In this paper, we report on the specific spore germination conditions of the microsporidia Trachipleistophora haruka (Old name Trachipleistophora sp. OSL-2012-10 was reported by Shigano et al. (2015)) isolated from the common cutworm, Spodoptera litura from the Ogasawara Islands, Japan. We analyzed germination rates in varying salt conditions and found that alkaline stress was required for spore germination. Nosema bombycis NIS-001 of the experiment control germinated regardless of temperature only by treatment of 0.1 M KOH or 0.1 M KCl+3% (w/v) H2O2. However, Trachipleistophora haruka treatment by 0.85% NaCl solution at 25°C showed germination behavior similar to treatment of 0.1 M KOH and 0.1 M KCl+3% (w/v) H2O2. The results indicated that this microsporidia requires sodium or potassium ions to germinate.
The Z chromosome-linked sex-linked translucent (os) mutation in the silkworm Bombyx mori causes a slightly translucent larval integument that results from the reduction of urate granules in epidermal cells. We previously concluded that mutations in an amino acid transporter gene belonging to the solute carrier family are responsible for the os mutant phenotype by positional cloning and sequence analysis of independent os mutant strains. However, direct evidence using functional analysis was missing. Therefore, we performed somatic mosaic analysis of the os candidate gene using the CRISPR/Cas9 system. An in vitro synthesized single guide RNA (sgRNA) and Cas9 protein were mixed and injected into eggs of the p50T strain. We successfully obtained mosaic larvae in which the epidermis comprised both white and slightly translucent areas. Various mutations had been induced at the target sites of the os gene in the genomic DNA extracted from G0 adult legs, indicating that the amino acid transporter gene is required for the sufficient accumulation of uric acid in epidermal cells granules. In addition, we searched OS homologous proteins in 24 genome-sequenced lepidopteran and 12 other insects. Phylogenetic analysis showed that the OS protein is conserved in all lepidopteran insects. On the other hand, OS proteins were not found in some insect species, such as Apis mellifera, Drosophila melanogaster, and Tribolium castaneum. It is considered that os genes play an important role in lepidopteran insects for their survival in nature.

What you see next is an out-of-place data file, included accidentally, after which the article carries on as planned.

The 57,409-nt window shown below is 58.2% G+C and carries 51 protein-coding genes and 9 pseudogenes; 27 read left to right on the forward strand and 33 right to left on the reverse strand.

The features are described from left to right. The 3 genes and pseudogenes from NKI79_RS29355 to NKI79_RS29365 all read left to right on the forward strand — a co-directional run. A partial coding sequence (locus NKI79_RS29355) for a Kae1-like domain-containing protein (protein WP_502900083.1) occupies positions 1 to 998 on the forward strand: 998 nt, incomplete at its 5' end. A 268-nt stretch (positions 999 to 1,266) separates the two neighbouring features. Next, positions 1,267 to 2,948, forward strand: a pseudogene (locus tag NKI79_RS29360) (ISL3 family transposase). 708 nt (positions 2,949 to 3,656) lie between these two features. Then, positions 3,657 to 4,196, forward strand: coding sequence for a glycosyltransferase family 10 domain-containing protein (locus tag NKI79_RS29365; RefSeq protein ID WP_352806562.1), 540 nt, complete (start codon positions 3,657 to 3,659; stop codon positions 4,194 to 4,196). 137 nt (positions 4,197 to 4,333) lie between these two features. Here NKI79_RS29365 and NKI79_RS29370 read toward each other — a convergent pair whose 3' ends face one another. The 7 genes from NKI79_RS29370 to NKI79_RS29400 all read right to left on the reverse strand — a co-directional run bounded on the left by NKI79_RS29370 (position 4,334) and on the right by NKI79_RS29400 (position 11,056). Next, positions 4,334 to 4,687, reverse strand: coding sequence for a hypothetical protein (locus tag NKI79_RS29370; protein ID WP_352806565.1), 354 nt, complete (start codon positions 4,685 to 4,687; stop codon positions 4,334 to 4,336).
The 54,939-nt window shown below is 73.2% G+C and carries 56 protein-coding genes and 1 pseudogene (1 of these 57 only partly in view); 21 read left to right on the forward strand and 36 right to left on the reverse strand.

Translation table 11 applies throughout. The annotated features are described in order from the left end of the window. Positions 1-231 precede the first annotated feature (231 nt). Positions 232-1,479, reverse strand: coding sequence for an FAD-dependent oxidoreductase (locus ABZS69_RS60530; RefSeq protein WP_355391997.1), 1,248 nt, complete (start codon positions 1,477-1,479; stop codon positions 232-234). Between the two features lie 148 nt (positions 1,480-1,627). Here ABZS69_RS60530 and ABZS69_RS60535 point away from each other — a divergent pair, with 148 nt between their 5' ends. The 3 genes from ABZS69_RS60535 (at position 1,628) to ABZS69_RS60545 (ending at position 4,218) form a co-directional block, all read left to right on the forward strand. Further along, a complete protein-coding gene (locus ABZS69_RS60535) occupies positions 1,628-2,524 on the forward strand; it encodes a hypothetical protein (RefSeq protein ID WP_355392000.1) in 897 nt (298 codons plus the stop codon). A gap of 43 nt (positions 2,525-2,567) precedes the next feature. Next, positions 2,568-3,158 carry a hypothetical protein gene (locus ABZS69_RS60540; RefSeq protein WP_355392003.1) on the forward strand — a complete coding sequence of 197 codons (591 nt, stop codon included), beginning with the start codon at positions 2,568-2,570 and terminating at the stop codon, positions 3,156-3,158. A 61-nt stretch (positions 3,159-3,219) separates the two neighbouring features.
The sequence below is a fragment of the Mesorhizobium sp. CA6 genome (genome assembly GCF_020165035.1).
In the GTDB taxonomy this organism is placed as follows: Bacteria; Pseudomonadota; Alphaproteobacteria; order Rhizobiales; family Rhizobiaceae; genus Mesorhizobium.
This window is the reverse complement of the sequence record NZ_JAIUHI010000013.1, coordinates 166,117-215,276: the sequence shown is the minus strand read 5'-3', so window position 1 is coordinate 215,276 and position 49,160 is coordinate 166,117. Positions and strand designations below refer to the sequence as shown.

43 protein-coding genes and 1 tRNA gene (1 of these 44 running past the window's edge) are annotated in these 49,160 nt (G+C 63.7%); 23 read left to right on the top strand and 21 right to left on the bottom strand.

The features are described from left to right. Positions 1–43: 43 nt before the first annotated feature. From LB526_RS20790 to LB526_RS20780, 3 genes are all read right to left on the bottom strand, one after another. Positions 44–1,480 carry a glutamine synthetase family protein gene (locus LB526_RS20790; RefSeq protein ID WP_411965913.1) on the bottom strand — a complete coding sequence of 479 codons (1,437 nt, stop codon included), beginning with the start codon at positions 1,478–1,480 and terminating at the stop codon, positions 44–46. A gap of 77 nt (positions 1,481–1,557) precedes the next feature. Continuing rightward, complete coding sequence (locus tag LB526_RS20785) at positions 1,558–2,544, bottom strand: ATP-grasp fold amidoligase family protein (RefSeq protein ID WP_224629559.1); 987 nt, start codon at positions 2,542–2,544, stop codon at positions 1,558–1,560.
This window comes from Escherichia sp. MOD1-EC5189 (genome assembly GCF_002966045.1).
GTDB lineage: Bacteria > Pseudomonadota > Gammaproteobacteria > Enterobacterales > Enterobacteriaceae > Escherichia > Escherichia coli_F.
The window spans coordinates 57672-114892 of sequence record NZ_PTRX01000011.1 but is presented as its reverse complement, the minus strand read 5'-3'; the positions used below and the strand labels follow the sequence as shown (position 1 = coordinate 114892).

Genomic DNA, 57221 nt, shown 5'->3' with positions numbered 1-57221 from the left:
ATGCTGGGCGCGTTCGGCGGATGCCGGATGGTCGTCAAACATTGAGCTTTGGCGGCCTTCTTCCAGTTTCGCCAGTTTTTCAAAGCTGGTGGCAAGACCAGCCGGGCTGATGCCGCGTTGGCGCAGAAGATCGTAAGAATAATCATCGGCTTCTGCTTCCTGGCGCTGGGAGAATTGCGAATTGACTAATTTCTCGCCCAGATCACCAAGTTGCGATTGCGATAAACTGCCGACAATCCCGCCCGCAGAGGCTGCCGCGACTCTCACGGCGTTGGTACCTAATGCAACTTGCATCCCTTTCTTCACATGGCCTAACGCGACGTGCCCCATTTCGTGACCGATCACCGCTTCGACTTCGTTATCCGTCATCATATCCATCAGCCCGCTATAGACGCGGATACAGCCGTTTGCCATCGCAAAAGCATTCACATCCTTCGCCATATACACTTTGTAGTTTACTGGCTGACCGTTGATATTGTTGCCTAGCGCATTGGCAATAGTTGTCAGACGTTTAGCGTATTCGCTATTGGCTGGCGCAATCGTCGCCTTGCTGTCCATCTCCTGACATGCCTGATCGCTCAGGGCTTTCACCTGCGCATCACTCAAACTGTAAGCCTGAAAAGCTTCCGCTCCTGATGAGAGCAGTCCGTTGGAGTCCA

Long-term exposure of human sperm cells to reactive oxygen species (ROS) can cause decreased motility and viability, as well as DNA fragmentation. An antioxidant defense system, called a preventive antioxidant system, is therefore needed to maintain low ROS concentrations in sperm and seminal plasma. Superoxide dismutase (SOD, EC 1.15.1. 1), one of the most important antioxidant enzymes, catalyzes the conversion of superoxide radical (O2•−) to hydrogen peroxide (H2O2) and molecular oxygen (O2). In this report, we documented a high SOD activity level in the reproductive organs of the male silkmoth (Bombyx mori, L.), particularly in the glandula lacteola, and found that about 90% of the SOD activity was transferred to females by ejaculation and maintained. We characterized three cDNAs from the adult male reproductive system: a soluble cytoplasmic copper/zinc SOD (Cu/Zn SOD, SOD1) and two extracellular forms of copper/zinc SOD (EC-SOD, SOD3). The levels of transcription and protein accumulation of Bombyx SOD1 indicated that it is abundantly present in the extracellular fluid of the male glandula lacteola, which transfers to the female during ejaculation. Furthermore, it was observed that some of the transferred SOD1 exists in the sperm fraction stored in the mating female’s bursa copulatrix. Our present results demonstrate the origins of seminal SOD activities and suggest that SOD might be a potential source and function of antioxidants in semen and also may control the amount of extracellular ROS involved in sperm quality maintenance.